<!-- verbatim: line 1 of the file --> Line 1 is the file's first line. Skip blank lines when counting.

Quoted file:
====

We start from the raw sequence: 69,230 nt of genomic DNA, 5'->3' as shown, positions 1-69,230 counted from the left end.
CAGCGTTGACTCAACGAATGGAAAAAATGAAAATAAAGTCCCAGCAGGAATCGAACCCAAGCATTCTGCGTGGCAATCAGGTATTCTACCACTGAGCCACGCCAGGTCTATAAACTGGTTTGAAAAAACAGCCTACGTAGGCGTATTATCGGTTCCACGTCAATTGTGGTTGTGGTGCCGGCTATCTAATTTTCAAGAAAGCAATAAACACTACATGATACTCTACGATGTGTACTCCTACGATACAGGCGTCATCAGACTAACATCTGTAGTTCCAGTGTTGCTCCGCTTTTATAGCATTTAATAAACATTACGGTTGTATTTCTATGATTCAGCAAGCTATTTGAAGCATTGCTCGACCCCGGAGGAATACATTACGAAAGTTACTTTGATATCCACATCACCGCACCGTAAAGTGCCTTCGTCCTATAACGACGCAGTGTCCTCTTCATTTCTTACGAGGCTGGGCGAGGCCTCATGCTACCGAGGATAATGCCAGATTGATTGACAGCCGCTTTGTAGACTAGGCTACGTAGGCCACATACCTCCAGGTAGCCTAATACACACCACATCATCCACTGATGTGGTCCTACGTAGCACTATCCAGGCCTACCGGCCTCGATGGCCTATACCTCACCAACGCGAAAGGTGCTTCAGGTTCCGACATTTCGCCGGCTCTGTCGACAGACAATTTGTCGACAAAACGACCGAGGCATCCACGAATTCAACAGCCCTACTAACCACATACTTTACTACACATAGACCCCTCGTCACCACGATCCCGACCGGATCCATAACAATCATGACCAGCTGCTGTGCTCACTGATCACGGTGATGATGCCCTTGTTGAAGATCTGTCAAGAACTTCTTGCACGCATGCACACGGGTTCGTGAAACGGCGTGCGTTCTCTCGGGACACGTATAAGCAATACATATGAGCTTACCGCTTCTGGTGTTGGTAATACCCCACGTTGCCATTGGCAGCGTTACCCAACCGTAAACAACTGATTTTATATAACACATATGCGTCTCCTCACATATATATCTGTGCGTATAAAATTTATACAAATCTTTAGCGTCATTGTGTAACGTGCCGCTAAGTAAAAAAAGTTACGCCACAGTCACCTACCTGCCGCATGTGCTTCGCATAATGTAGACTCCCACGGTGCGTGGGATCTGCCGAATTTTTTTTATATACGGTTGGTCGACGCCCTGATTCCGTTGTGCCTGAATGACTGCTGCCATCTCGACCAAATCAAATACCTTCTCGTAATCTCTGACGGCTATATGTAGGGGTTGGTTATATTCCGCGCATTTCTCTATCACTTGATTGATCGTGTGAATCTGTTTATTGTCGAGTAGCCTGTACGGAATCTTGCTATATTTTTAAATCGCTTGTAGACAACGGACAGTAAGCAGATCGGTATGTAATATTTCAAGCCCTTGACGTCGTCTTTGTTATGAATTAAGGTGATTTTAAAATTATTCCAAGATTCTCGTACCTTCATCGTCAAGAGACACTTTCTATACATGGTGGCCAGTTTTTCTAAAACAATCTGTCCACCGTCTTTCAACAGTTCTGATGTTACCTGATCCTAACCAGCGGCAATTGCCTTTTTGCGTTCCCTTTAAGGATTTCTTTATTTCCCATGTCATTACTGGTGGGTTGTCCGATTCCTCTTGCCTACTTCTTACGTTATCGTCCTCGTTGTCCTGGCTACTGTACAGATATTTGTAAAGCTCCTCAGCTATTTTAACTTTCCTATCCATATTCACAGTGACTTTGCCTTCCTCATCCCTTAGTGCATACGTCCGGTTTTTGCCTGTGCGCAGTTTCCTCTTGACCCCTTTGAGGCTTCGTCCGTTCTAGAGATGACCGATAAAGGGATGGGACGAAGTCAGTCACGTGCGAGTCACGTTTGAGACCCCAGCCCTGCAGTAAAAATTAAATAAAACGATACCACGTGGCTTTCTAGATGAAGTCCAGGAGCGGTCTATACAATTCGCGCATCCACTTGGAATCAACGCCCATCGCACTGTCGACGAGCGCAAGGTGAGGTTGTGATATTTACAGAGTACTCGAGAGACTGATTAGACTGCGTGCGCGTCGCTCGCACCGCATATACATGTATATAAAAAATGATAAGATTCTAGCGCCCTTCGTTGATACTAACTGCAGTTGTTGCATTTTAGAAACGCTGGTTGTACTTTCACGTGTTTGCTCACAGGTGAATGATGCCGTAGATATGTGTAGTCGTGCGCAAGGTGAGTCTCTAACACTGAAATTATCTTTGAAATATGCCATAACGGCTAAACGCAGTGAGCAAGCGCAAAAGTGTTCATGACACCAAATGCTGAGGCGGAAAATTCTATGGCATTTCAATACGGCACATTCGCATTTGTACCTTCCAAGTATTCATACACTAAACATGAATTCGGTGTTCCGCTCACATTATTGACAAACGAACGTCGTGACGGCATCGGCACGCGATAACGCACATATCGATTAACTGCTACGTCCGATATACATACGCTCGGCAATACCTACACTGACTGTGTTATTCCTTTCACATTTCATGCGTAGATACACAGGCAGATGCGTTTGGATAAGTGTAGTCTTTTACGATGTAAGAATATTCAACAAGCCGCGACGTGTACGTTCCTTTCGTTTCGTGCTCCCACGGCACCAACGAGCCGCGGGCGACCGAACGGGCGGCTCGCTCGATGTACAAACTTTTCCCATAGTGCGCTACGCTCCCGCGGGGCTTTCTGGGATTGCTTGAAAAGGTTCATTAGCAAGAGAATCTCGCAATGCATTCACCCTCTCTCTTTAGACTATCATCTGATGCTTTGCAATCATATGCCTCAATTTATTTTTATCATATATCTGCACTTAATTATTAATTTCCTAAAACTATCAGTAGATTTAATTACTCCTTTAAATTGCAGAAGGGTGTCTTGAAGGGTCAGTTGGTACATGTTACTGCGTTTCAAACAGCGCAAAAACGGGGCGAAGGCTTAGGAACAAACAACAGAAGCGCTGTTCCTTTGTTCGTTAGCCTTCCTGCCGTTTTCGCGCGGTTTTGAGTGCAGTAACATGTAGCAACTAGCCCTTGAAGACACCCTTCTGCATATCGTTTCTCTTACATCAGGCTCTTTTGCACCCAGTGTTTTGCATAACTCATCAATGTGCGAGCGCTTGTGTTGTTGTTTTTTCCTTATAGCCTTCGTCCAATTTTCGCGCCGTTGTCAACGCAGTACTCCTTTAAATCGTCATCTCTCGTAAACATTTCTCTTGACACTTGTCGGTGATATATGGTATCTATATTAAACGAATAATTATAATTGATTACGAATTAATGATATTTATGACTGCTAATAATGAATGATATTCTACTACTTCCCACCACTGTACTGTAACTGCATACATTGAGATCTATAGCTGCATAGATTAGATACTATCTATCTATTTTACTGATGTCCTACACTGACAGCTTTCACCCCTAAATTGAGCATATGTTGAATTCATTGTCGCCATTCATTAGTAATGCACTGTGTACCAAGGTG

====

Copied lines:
We start from the raw sequence: 69,230 nt of genomic DNA, 5'->3' as shown, positions 1-69,230 counted from the left end.